11. thread starter macrumors 6502a

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    #11
    I think I'm just going to stick with my current OS and upgrade the ram. Also, i'm looking at the g-tech 1 and 2tb external drives. I pretty much have to purchase a new HDD anyway. I'm also considering running two 500gb drives in raid configuration, or a 1tb for storage and a 500gb to edit from.
     
  12. macrumors 6502

    Joined:
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    Location:
    Chicago
    #12
    I've edited 720p 30fps without too much pain a PowerBook G4 which is a good bit slower than your rig. Are you expecting perfect playback or just to be able to edit and export to play on something Else? 60fps 1080p playback is probably asking a lot.
     
  13. thread starter macrumors 6502a

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    #13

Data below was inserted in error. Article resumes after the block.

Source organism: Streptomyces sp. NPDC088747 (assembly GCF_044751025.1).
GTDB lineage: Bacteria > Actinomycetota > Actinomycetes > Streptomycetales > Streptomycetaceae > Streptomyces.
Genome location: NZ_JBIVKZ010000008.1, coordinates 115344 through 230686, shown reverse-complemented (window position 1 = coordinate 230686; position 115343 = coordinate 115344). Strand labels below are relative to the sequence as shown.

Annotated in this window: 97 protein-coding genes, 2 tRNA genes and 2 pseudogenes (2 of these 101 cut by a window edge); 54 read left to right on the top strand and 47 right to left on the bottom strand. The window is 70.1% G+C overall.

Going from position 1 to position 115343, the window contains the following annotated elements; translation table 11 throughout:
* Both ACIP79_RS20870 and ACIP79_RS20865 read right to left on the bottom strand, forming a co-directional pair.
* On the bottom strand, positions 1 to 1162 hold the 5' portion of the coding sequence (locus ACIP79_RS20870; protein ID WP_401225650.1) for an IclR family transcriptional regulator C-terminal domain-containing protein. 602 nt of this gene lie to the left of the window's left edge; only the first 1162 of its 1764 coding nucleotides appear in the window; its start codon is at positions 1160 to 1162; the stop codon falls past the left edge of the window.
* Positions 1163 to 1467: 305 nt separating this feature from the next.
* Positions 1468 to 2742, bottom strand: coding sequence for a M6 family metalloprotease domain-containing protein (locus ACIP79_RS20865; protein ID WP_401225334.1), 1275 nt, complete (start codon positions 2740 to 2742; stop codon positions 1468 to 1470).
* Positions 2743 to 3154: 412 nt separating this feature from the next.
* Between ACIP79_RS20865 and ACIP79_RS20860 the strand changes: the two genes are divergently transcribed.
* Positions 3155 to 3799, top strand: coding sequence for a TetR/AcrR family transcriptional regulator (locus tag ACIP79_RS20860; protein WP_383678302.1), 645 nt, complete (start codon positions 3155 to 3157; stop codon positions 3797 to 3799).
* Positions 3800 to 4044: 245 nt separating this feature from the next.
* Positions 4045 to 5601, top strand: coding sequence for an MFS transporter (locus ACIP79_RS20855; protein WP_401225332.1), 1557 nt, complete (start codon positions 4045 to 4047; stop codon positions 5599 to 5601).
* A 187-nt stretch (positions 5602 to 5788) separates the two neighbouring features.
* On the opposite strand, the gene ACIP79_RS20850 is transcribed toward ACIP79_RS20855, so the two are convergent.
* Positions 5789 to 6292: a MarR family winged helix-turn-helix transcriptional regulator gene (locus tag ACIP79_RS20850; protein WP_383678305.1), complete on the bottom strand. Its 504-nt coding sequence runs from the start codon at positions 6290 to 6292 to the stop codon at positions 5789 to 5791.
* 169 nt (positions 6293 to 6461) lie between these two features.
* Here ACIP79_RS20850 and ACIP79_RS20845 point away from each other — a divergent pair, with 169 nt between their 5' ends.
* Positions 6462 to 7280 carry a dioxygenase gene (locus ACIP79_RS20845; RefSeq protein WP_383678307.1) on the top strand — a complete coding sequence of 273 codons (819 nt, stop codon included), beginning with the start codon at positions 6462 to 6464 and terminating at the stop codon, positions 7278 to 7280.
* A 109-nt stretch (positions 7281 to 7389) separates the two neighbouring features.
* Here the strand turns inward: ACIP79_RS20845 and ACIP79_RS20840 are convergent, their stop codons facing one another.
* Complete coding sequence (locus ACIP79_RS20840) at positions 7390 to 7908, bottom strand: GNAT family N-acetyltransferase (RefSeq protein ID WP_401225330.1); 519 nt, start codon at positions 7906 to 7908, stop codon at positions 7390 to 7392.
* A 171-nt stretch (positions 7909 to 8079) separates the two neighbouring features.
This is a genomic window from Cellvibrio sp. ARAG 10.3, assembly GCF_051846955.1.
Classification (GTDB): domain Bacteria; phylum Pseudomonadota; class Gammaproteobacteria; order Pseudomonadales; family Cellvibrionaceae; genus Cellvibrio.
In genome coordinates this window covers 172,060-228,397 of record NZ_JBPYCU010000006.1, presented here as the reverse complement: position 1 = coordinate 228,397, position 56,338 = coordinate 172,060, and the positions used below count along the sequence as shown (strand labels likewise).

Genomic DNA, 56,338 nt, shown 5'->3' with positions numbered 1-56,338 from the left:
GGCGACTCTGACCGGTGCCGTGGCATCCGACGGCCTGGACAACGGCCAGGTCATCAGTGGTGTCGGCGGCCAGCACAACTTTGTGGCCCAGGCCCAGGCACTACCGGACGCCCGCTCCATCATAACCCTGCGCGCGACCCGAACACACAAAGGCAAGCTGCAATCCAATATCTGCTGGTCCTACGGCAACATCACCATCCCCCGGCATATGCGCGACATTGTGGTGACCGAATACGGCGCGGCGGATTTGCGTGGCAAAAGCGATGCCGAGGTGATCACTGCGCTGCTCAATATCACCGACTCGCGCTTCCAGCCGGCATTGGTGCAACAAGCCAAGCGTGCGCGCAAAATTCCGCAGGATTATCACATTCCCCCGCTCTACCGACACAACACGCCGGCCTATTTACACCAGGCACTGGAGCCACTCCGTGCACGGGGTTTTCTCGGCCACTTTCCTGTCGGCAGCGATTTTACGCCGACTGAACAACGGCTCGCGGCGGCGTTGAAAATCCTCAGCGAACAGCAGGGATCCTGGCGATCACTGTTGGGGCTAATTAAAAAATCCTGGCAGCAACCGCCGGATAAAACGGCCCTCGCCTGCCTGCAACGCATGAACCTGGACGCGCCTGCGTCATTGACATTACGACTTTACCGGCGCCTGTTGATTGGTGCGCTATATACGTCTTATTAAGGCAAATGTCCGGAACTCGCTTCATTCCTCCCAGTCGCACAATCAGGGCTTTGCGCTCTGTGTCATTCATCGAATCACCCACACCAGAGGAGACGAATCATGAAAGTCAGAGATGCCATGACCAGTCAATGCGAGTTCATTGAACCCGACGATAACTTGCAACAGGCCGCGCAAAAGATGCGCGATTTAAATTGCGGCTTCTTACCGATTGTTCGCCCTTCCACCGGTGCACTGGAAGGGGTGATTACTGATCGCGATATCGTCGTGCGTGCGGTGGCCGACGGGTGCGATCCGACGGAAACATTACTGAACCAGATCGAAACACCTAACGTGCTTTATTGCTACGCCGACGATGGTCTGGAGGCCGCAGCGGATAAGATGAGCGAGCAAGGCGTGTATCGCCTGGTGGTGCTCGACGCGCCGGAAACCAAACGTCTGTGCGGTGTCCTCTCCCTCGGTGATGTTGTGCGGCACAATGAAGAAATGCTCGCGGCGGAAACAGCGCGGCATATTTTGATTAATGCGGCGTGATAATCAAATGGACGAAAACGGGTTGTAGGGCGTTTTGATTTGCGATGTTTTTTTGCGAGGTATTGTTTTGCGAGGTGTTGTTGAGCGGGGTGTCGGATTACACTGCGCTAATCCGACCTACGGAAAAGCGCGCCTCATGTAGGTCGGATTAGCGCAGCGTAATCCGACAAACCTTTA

Well, I want perfect playback, but I know that's asking too much on this machine--especially mp4 format. I have been reading up on converting files and such, and have had decent success converting to less compressed formats and playing/editing them on my laptop. The issue is that I have no where to store those huge files. My internal HHD is only 120gb and only has lik 3-4 gigs left unused, which i'm sure is causing issues in and of its self.

    Given that I just went on vacation and shot all my video in 720 @60fps and am not entirely happy with the results, I'd like to try shooting in 1080 @ 60fps and see if that gives me what i'm looking for. However, I know that my computer will not handle those files, so i'm just kinda stuck shooting videos in 720 because those are the ones that I can watch and edit with a little foot work.
     
  14. macrumors member

    Joined:
    Aug 7, 2012
    #14